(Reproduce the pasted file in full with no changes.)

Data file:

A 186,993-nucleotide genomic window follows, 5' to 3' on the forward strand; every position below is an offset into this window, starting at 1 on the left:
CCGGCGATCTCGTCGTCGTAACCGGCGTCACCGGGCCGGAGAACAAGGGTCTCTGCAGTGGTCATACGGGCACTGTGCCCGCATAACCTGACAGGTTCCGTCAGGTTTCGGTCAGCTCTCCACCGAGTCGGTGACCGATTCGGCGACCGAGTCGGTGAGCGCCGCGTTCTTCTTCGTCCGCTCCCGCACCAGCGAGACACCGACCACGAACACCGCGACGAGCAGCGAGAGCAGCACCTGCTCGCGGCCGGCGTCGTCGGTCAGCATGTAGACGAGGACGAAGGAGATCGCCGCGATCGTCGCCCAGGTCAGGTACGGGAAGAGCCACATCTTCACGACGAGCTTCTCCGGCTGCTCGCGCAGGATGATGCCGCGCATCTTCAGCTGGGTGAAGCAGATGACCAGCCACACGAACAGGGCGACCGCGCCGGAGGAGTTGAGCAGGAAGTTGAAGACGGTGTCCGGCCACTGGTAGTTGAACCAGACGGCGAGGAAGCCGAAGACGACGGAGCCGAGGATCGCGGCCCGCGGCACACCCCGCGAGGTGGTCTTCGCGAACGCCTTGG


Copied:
A 186,993-nucleotide genomic window follows, 5' to 3' on the forward strand; every position below is an offset into this window, starting at 1 on the left:
CCGGCGATCTCGTCGTCGTAACCGGCGTCACCGGGCCGGAGAACAAGGGTCTCTGCAGTGGTCATACGGGCACTGTGCCCGCATAACCTGACAGGTTCCGTCAGGTTTCGGTCAGCTCTCCACCGAGTCGGTGACCGATTCGGCGACCGAGTCGGTGAGCGCCGCGTTCTTCTTCGTCCGCTCCCGCACCAGCGAGACACCGACCACGAACACCGCGACGAGCAGCGAGAGCAGCACCTGCTCGCGGCCGGCGTCGTCGGTCAGCATGTAGACGAGGACGAAGGAGATCGCCGCGATCGTCGCCCAGGTCAGGTACGGGAAGAGCCACATCTTCACGACGAGCTTCTCCGGCTGCTCGCGCAGGATGATGCCGCGCATCTTCAGCTGGGTGAAGCAGATGACCAGCCACACGAACAGGGCGACCGCGCCGGAGGAGTTGAGCAGGAAGTTGAAGACGGTGTCCGGCCACTGGTAGTTGAACCAGACGGCGAGGAAGCCGAAGACGACGGAGCCGAGGATCGCGGCCCGCGGCACACCCCGCGAGGTGGTCTTCGCGAACGCCTTGG